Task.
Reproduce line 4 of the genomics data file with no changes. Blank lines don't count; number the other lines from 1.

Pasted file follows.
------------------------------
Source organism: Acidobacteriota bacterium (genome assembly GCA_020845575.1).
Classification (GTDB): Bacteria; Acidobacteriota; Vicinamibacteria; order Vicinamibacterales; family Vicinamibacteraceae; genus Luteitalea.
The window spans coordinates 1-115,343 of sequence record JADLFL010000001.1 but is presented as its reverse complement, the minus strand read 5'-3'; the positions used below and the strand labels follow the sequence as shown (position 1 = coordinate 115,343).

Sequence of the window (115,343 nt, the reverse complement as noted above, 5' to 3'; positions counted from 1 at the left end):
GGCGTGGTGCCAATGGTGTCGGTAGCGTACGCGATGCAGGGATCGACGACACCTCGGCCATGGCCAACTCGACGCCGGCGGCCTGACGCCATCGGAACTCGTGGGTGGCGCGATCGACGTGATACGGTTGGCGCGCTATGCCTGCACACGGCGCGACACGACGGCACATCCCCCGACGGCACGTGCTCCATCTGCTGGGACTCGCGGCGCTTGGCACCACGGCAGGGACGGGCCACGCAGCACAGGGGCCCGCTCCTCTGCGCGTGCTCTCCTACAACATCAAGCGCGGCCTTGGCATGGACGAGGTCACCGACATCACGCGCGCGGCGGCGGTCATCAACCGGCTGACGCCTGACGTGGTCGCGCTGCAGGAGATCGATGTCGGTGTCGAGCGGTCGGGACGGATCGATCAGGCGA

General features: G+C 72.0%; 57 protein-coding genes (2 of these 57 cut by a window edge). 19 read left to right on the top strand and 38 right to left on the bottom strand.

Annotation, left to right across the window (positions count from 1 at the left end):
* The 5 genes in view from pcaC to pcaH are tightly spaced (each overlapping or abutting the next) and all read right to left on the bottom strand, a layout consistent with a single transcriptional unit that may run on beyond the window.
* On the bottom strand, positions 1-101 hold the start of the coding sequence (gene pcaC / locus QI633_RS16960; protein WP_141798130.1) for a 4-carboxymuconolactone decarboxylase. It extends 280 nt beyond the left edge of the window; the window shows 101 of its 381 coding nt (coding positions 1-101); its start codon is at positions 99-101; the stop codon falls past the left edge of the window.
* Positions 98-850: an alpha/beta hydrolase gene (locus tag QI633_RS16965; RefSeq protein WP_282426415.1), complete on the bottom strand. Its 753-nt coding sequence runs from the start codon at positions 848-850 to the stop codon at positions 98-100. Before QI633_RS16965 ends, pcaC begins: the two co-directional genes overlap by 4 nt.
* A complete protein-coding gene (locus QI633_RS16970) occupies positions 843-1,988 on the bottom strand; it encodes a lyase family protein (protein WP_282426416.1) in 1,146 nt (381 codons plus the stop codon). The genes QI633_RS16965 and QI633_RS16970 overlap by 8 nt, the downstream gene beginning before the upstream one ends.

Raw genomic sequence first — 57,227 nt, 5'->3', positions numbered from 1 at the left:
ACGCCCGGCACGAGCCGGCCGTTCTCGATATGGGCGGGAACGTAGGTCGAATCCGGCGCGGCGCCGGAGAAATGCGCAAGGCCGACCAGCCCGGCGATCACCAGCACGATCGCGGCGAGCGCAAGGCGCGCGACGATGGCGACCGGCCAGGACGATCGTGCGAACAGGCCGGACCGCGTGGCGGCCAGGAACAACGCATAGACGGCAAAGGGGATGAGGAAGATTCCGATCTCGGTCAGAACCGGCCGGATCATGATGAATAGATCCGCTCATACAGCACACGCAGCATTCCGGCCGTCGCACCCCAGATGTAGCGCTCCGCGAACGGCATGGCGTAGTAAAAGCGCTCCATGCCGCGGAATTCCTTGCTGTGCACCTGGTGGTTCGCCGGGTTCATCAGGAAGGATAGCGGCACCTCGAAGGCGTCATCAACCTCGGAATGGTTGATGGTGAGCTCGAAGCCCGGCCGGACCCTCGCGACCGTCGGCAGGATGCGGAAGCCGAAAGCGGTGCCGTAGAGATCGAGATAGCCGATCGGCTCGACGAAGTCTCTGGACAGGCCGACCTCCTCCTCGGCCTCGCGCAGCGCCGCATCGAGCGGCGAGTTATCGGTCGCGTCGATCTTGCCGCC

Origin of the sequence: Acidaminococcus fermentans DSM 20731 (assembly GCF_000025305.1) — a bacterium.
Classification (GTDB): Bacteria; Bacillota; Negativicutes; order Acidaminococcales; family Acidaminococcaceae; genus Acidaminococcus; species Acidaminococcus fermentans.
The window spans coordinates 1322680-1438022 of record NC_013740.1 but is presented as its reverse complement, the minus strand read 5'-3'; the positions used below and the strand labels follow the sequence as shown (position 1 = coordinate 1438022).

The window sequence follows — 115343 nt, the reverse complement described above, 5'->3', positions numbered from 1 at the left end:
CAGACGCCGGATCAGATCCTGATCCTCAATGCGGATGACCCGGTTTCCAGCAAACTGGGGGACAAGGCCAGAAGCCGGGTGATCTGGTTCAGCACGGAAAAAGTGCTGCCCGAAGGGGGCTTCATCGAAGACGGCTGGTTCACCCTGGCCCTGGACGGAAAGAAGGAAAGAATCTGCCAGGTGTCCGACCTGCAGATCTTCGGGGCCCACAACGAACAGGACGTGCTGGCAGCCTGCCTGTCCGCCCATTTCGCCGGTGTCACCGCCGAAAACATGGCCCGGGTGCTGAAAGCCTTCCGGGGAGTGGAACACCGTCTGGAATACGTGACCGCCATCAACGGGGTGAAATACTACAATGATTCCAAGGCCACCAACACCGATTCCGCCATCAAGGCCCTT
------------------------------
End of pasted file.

Sequence of the window (115,343 nt, the reverse complement as noted above, 5' to 3'; positions counted from 1 at the left end):